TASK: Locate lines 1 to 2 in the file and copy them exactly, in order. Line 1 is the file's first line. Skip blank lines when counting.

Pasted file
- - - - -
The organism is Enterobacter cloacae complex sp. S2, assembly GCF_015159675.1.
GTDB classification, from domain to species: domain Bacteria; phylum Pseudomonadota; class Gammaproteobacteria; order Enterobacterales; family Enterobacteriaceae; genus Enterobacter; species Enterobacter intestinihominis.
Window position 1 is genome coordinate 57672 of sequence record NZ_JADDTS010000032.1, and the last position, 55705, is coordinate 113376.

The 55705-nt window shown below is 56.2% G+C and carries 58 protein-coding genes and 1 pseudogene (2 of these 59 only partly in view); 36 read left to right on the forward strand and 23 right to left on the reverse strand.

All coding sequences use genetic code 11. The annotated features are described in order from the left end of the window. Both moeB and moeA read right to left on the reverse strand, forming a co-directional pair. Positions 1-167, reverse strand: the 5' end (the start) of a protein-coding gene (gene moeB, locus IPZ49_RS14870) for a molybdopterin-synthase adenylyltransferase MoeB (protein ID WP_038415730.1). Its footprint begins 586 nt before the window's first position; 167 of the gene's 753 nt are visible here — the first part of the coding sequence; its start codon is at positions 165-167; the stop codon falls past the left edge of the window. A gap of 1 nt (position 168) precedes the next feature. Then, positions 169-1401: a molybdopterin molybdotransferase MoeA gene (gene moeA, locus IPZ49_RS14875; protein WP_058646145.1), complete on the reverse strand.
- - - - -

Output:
The organism is Enterobacter cloacae complex sp. S2, assembly GCF_015159675.1.
GTDB classification, from domain to species: domain Bacteria; phylum Pseudomonadota; class Gammaproteobacteria; order Enterobacterales; family Enterobacteriaceae; genus Enterobacter; species Enterobacter intestinihominis.